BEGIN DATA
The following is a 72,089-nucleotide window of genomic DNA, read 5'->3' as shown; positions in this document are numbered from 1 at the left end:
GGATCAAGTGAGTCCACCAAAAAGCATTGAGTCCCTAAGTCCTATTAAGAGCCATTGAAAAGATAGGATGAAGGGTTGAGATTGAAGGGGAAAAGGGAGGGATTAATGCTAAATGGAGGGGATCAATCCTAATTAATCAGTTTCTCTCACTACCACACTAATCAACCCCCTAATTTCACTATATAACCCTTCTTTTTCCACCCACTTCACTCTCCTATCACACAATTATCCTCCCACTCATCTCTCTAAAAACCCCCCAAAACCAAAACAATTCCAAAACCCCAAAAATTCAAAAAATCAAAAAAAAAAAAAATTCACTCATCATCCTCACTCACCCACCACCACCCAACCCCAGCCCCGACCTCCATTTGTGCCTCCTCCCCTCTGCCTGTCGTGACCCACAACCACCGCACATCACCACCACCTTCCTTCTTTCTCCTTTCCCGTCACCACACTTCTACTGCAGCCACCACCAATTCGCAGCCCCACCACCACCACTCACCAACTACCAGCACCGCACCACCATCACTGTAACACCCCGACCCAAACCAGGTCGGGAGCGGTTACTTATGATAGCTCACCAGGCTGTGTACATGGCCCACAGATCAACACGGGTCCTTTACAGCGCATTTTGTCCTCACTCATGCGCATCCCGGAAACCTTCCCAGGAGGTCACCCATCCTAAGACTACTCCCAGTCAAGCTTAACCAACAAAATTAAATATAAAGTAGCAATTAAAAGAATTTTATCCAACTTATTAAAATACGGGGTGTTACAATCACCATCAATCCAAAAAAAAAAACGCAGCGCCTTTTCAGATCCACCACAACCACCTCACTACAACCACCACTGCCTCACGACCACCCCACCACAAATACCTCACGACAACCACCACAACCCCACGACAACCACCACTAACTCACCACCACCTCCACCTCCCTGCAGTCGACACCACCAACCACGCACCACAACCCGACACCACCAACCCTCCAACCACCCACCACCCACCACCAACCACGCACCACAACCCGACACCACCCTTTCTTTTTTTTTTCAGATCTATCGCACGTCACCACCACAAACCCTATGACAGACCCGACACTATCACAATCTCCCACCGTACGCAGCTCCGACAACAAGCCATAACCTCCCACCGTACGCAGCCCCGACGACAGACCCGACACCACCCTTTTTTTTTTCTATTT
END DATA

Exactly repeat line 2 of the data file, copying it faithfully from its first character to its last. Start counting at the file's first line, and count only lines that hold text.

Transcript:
GGATCAAGTGAGTCCACCAAAAAGCATTGAGTCCCTAAGTCCTATTAAGAGCCATTGAAAAGATAGGATGAAGGGTTGAGATTGAAGGGGAAAAGGGAGGGATTAATGCTAAATGGAGGGGATCAATCCTAATTAATCAGTTTCTCTCACTACCACACTAATCAACCCCCTAATTTCACTATATAACCCTTCTTTTTCCACCCACTTCACTCTCCTATCACACAATTATCCTCCCACTCATCTCTCTAAAAACCCCCCAAAACCAAAACAATTCCAAAACCCCAAAAATTCAAAAAATCAAAAAAAAAAAAAATTCACTCATCATCCTCACTCACCCACCACCACCCAACCCCAGCCCCGACCTCCATTTGTGCCTCCTCCCCTCTGCCTGTCGTGACCCACAACCACCGCACATCACCACCACCTTCCTTCTTTCTCCTTTCCCGTCACCACACTTCTACTGCAGCCACCACCAATTCGCAGCCCCACCACCACCACTCACCAACTACCAGCACCGCACCACCATCACTGTAACACCCCGACCCAAACCAGGTCGGGAGCGGTTACTTATGATAGCTCACCAGGCTGTGTACATGGCCCACAGATCAACACGGGTCCTTTACAGCGCATTTTGTCCTCACTCATGCGCATCCCGGAAACCTTCCCAGGAGGTCACCCATCCTAAGACTACTCCCAGTCAAGCTTAACCAACAAAATTAAATATAAAGTAGCAATTAAAAGAATTTTATCCAACTTATTAAAATACGGGGTGTTACAATCACCATCAATCCAAAAAAAAAAACGCAGCGCCTTTTCAGATCCACCACAACCACCTCACTACAACCACCACTGCCTCACGACCACCCCACCACAAATACCTCACGACAACCACCACAACCCCACGACAACCACCACTAACTCACCACCACCTCCACCTCCCTGCAGTCGACACCACCAACCACGCACCACAACCCGACACCACCAACCCTCCAACCACCCACCACCCACCACCAACCACGCACCACAACCCGACACCACCCTTTCTTTTTTTTTTCAGATCTATCGCACGTCACCACCACAAACCCTATGACAGACCCGACACTATCACAATCTCCCACCGTACGCAGCTCCGACAACAAGCCATAACCTCCCACCGTACGCAGCCCCGACGACAGACCCGACACCACCCTTTTTTTTTTCTATTT